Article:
Empowerment in supported employment research and practice: is it relevant?

The Vårdal Institute, The Swedish Institute for Health Sciences, Lund University, Lund, Sweden.
International Journal of Social Psychiatry (Impact Factor: 1.15). 11/2011; 57(6):588-95. DOI: 10.1177/0020764010376606
Source: PubMed

ABSTRACT This cross-sectional study is aimed at describing and investigating empowerment and its relationships with level of engagement in daily activities and community life, experienced stigma, psychopathology, and quality of life among people with mental illness entering supported employment.
The following scales were administered to 120 persons: Empowerment Scale, Profiles of Occupational Engagement Scale, Manchester Short Assessment of Quality of Life Scale, Rejection Experience Scale and Brief Psychiatric and Rating Scale.
Higher scores of empowerment were associated with fewer symptoms and experienced stigma, a higher level of engagement in daily activities and community life, better quality of life and having work rehabilitation. Self-efficacy and self-esteem were in particular significantly correlated to depressive symptoms. Descriptive statistics enveloped the group of participants that said 'Yes I want to work' with a somewhat high mean score for empowerment, level of engagement and quality of life, but a low mean score with regard to both symptoms and experienced stigma.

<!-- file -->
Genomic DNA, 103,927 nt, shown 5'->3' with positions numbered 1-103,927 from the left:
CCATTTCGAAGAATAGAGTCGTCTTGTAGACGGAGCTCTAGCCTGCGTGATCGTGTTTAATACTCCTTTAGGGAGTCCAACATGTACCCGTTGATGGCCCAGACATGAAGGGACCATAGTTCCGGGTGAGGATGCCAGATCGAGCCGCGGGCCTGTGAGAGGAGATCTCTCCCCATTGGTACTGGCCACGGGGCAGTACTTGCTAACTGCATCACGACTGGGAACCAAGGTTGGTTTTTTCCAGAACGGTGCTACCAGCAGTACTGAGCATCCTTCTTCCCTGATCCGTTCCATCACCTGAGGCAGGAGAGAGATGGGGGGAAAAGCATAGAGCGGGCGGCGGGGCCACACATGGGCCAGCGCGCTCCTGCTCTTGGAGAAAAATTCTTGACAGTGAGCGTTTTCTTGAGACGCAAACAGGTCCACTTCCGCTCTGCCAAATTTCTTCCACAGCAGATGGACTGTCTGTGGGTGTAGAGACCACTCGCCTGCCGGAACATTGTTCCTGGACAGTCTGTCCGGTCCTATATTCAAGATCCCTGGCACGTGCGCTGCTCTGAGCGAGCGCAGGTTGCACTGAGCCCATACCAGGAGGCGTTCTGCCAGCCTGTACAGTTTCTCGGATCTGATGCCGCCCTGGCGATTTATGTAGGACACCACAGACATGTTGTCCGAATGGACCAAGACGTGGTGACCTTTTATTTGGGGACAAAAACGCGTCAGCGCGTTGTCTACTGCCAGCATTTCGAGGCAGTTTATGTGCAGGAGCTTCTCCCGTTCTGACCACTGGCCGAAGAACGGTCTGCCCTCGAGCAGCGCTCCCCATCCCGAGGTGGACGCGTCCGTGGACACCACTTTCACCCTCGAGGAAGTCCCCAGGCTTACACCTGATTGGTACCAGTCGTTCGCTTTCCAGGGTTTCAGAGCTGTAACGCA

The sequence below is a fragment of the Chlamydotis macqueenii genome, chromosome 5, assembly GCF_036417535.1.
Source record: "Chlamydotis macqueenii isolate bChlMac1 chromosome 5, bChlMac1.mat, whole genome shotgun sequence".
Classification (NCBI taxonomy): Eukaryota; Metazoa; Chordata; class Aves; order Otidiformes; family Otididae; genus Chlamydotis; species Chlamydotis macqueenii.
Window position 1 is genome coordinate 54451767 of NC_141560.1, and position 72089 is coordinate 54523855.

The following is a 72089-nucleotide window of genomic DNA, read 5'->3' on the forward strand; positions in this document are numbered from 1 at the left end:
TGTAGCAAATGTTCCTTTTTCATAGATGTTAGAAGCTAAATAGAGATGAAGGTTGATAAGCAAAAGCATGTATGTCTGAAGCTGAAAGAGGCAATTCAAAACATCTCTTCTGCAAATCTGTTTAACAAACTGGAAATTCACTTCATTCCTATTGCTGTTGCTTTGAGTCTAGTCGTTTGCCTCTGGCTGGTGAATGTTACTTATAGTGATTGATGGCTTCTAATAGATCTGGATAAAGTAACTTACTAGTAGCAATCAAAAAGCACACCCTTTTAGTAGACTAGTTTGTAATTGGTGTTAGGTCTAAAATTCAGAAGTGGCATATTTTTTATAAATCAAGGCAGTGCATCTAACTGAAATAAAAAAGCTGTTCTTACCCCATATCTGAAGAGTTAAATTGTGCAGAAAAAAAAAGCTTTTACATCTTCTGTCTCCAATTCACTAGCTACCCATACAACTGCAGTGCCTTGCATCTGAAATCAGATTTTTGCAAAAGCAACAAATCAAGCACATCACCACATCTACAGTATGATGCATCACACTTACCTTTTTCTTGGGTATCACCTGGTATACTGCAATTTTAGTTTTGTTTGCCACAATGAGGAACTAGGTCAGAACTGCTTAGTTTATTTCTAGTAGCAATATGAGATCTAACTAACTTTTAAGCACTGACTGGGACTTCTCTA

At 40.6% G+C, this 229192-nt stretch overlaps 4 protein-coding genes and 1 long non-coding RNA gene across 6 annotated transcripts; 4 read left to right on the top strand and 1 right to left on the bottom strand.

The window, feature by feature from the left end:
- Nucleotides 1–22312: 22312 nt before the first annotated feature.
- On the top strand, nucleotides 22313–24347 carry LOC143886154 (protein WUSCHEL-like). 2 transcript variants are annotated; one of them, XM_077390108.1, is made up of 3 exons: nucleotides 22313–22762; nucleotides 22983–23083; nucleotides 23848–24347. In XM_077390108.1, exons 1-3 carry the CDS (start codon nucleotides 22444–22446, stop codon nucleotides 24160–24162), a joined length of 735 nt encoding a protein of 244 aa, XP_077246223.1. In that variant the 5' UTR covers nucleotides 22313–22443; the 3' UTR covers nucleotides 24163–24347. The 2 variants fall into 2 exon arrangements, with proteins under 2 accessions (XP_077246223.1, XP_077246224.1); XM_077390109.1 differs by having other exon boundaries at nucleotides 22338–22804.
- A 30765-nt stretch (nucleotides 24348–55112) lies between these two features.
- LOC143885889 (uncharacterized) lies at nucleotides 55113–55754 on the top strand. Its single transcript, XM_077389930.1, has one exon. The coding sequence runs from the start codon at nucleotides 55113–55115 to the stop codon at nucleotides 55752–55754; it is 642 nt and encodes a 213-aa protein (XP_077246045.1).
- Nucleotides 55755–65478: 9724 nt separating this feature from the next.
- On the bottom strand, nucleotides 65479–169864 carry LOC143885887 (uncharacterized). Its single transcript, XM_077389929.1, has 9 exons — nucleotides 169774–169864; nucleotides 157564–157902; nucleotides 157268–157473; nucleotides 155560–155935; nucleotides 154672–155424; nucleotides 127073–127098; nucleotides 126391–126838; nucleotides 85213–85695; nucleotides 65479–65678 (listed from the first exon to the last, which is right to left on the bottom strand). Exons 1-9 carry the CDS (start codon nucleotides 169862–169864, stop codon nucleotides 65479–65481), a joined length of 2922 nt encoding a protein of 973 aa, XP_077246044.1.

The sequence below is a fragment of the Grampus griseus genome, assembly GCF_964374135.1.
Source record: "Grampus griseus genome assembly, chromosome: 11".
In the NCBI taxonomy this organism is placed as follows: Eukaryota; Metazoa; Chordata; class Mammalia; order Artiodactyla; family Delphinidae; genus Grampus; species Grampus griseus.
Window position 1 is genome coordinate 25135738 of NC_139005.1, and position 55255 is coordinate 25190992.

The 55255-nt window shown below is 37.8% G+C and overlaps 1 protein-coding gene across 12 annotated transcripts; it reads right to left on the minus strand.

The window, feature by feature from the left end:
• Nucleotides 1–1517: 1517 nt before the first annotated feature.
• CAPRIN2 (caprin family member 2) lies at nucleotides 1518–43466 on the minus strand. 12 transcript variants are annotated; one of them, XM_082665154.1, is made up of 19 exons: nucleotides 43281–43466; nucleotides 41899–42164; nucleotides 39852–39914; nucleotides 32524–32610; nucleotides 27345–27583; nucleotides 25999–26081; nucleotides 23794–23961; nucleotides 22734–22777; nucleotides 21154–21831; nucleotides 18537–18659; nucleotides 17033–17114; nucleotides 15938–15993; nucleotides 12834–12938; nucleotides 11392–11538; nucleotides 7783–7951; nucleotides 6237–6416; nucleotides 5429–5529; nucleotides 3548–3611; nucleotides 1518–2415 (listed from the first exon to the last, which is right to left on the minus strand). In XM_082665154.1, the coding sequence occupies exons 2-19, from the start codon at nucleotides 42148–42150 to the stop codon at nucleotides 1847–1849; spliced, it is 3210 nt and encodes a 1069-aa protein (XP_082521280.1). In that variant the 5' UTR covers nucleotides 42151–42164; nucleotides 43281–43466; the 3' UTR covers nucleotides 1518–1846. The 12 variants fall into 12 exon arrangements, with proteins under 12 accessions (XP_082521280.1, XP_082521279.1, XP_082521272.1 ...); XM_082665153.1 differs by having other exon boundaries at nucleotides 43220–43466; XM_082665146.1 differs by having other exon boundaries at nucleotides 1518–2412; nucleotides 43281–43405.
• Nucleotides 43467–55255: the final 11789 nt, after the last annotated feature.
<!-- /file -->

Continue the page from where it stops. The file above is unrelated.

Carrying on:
This study advocates the importance of evaluating empowerment in supported employment research and practice. The findings suggest the importance of taking into account not only monetary aspects of having a job but also social and psychological aspects such as empowerment, reduction in experienced stigma and community integration.

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